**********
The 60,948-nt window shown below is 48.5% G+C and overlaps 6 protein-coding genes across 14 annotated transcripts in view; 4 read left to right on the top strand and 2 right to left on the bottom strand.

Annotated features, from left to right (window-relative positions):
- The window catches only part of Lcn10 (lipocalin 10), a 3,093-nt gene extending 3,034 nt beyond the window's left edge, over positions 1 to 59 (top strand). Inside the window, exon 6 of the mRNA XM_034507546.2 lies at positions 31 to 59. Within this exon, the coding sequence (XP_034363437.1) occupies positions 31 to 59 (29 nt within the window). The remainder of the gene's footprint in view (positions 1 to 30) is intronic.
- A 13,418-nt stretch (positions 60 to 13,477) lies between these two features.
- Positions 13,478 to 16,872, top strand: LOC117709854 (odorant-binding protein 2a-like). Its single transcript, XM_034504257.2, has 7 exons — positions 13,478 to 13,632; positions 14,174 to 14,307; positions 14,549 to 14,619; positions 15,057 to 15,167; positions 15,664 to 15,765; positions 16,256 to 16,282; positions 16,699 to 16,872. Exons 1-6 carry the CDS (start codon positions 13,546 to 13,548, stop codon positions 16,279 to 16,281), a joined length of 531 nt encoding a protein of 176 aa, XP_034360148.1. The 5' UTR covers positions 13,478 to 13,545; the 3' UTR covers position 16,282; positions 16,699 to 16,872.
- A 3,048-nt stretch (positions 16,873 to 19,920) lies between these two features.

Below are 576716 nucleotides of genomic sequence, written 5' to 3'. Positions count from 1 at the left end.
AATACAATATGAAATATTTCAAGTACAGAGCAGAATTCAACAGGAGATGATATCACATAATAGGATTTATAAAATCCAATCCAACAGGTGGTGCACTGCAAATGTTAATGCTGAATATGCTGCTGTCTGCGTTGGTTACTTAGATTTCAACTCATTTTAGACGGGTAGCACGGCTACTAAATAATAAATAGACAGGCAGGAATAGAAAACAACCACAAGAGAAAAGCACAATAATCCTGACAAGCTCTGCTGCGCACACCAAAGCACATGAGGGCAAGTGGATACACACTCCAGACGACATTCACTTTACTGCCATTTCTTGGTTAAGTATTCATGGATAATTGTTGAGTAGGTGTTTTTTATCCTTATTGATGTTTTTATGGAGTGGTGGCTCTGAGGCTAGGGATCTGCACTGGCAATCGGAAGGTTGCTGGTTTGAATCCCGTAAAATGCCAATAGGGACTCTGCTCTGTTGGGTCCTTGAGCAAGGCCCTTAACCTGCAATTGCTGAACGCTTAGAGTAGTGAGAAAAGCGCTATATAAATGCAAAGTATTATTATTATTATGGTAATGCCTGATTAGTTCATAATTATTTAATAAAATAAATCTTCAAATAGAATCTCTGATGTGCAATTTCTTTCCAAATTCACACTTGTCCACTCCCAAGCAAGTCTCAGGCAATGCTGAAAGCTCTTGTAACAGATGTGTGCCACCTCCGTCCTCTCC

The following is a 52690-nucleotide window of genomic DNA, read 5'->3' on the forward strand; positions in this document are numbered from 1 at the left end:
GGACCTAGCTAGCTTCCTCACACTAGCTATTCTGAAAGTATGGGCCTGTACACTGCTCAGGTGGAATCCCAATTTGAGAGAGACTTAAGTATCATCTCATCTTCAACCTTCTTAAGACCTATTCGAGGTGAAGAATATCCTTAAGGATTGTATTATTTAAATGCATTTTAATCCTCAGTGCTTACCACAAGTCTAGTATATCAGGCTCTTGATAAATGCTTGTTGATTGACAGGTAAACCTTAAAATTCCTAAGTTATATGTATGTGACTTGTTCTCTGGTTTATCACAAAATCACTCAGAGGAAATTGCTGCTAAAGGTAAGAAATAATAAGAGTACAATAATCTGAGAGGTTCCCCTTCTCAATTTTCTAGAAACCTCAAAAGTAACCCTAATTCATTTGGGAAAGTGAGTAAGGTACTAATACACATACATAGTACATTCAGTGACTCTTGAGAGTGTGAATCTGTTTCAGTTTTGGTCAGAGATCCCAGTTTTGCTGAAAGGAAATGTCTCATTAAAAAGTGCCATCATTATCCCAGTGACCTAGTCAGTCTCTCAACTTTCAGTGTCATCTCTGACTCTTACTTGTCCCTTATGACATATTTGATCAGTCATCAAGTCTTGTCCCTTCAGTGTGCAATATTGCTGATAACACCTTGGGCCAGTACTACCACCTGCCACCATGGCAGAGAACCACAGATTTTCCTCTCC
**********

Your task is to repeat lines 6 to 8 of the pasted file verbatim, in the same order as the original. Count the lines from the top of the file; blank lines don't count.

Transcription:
- A 3,048-nt stretch (positions 16,873 to 19,920) lies between these two features.

Below are 576716 nucleotides of genomic sequence, written 5' to 3'. Positions count from 1 at the left end.
AATACAATATGAAATATTTCAAGTACAGAGCAGAATTCAACAGGAGATGATATCACATAATAGGATTTATAAAATCCAATCCAACAGGTGGTGCACTGCAAATGTTAATGCTGAATATGCTGCTGTCTGCGTTGGTTACTTAGATTTCAACTCATTTTAGACGGGTAGCACGGCTACTAAATAATAAATAGACAGGCAGGAATAGAAAACAACCACAAGAGAAAAGCACAATAATCCTGACAAGCTCTGCTGCGCACACCAAAGCACATGAGGGCAAGTGGATACACACTCCAGACGACATTCACTTTACTGCCATTTCTTGGTTAAGTATTCATGGATAATTGTTGAGTAGGTGTTTTTTATCCTTATTGATGTTTTTATGGAGTGGTGGCTCTGAGGCTAGGGATCTGCACTGGCAATCGGAAGGTTGCTGGTTTGAATCCCGTAAAATGCCAATAGGGACTCTGCTCTGTTGGGTCCTTGAGCAAGGCCCTTAACCTGCAATTGCTGAACGCTTAGAGTAGTGAGAAAAGCGCTATATAAATGCAAAGTATTATTATTATTATGGTAATGCCTGATTAGTTCATAATTATTTAATAAAATAAATCTTCAAATAGAATCTCTGATGTGCAATTTCTTTCCAAATTCACACTTGTCCACTCCCAAGCAAGTCTCAGGCAATGCTGAAAGCTCTTGTAACAGATGTGTGCCACCTCCGTCCTCTCC